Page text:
The Chanzo Morning Briefing Tanzania News– November 17, 2023. 

In our briefing today: ‘We are staying’: Denmark announces it will retain embassy in Tanzania; Researchers reveal Tanzania’s religious leaders’ influence on adoption of family planning methods.

Good morning! The Chanzo is here with a rundown of major news stories reported in Tanzania on Thursday, November 16, 2023.

‘We are staying’: Denmark announces it will retain embassy in Tanzania

Denmark’s Foreign Minister Lars Løkke Rasmussen announced Thursday that the Scandinavian country will retain its Embassy in Tanzania, almost two and a half years after it announced that it would close it by 2024.

“In a time of global conflict, displacements, unemployment, poverty, climate change and food- and energy crisis, we need partnerships more than ever,” a statement quoted Mr Rasmussen saying.

“We need to come together around joint interests to address common challenges and explore opportunities,” he added. “Denmark and Tanzania might be 7,000 km apart, but our cooperation is deeply rooted.”

Denmark and Tanzania have partnered for 60 years. During this time, the partnership has supported national and local development, strengthened institutions, and ensured access to quality health services, education, and water.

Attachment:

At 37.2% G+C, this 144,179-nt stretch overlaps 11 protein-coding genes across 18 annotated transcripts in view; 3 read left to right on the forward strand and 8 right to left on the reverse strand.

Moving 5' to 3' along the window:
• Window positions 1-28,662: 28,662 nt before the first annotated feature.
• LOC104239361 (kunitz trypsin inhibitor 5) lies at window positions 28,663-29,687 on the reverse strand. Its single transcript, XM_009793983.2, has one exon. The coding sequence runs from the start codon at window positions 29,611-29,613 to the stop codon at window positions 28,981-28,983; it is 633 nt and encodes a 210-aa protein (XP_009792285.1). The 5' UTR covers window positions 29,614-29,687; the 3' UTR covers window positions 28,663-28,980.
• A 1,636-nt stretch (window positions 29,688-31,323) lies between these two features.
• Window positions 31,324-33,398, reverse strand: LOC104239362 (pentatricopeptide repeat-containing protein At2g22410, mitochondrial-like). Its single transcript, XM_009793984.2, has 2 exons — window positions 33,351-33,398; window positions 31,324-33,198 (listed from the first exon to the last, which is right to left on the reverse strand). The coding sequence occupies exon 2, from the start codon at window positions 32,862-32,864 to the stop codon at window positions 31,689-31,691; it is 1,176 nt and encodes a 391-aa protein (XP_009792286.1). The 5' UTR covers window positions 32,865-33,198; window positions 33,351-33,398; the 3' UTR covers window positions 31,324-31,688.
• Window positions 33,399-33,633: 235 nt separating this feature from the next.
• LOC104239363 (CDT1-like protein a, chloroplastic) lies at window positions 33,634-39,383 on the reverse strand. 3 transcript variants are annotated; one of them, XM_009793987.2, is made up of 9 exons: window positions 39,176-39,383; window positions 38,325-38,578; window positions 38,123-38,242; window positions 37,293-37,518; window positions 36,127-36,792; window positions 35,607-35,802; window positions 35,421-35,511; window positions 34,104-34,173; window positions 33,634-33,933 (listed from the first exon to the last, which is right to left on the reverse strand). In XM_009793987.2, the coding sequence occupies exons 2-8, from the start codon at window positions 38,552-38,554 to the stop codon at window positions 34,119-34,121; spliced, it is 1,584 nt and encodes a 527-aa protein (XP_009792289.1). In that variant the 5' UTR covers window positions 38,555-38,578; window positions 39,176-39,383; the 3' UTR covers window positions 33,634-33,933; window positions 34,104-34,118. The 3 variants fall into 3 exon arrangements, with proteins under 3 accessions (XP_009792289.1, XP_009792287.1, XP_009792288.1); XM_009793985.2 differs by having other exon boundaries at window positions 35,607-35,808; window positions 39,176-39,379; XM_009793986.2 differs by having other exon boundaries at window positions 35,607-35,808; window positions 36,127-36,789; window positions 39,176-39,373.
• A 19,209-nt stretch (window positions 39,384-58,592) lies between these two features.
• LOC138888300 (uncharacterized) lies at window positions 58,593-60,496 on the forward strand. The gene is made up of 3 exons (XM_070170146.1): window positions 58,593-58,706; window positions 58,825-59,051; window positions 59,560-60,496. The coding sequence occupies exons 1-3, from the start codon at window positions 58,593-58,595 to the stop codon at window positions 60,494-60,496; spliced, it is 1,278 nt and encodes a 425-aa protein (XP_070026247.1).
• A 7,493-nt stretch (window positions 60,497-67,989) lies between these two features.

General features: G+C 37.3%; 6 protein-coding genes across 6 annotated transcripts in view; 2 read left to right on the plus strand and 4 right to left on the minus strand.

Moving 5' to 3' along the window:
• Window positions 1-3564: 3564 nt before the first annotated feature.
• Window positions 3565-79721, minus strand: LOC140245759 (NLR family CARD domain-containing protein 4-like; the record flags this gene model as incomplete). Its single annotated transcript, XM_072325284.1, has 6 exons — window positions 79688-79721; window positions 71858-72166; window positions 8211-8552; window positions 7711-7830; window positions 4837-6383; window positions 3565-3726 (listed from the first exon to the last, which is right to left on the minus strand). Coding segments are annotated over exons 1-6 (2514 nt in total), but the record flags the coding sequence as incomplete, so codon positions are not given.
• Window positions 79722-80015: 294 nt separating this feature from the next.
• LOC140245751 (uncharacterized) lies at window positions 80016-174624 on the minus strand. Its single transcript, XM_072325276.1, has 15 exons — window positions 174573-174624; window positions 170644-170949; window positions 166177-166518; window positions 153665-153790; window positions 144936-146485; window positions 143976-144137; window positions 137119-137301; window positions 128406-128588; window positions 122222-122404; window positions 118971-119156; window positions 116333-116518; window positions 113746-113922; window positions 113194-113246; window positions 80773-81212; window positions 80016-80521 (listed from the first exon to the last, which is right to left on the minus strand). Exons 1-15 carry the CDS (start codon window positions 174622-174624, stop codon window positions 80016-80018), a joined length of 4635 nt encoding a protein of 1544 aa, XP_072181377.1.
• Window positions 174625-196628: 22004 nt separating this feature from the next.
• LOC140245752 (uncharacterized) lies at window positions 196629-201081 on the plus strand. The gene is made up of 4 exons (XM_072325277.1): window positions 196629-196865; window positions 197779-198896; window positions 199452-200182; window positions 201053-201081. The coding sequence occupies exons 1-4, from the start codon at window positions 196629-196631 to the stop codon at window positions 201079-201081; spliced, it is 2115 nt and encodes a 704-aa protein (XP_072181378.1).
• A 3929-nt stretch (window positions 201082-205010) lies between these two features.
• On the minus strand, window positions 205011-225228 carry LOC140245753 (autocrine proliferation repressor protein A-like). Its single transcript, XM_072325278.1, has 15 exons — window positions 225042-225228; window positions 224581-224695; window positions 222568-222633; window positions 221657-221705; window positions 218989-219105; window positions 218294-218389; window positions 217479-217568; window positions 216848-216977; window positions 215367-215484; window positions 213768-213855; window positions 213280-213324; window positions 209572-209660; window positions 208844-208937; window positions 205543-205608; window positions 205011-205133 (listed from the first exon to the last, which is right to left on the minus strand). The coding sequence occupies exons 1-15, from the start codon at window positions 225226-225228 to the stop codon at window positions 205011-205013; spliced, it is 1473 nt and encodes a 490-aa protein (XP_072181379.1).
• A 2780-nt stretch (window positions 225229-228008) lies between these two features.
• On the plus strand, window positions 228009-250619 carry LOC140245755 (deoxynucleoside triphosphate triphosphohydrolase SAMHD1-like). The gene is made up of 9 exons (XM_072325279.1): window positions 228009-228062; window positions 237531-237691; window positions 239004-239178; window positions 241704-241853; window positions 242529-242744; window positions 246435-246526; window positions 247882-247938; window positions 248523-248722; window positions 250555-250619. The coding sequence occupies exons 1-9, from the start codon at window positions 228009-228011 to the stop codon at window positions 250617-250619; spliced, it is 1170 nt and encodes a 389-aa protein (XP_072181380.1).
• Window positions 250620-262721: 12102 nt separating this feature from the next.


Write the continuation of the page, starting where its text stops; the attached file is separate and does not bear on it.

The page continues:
Full story here.

Researchers reveal Tanzania’s religious leaders’ influence on adoption of family planning methods

Researchers at the U.S.-based Weill Cornell Medicine have found that partnering with local religious leaders boosted the adoption of family planning methods in Tanzania.

The experts say that the findings present “a novel strategy” for increasing global awareness and use of contraception in regions where faith leaders are trusted messengers in the community.

The study, published in The Lancet Global Health on November 14, 2024, shows that workshops designed to provide religious leaders with information about family planning promoted discussion in the context of faith and led to a measurable increase in the number of people seeking contraception at community public health facilities.

A press statement about the study noted that the work was inspired by a similar research Dr Jennifer Downs, a co-senior study author, and her colleagues in Tanzania conducted in 2017

In that trial, the researchers worked with religious leaders to promote the adoption of male circumcision as an HIV prevention measure. Although the approach was successful, the village women felt left out. 

Full story here.

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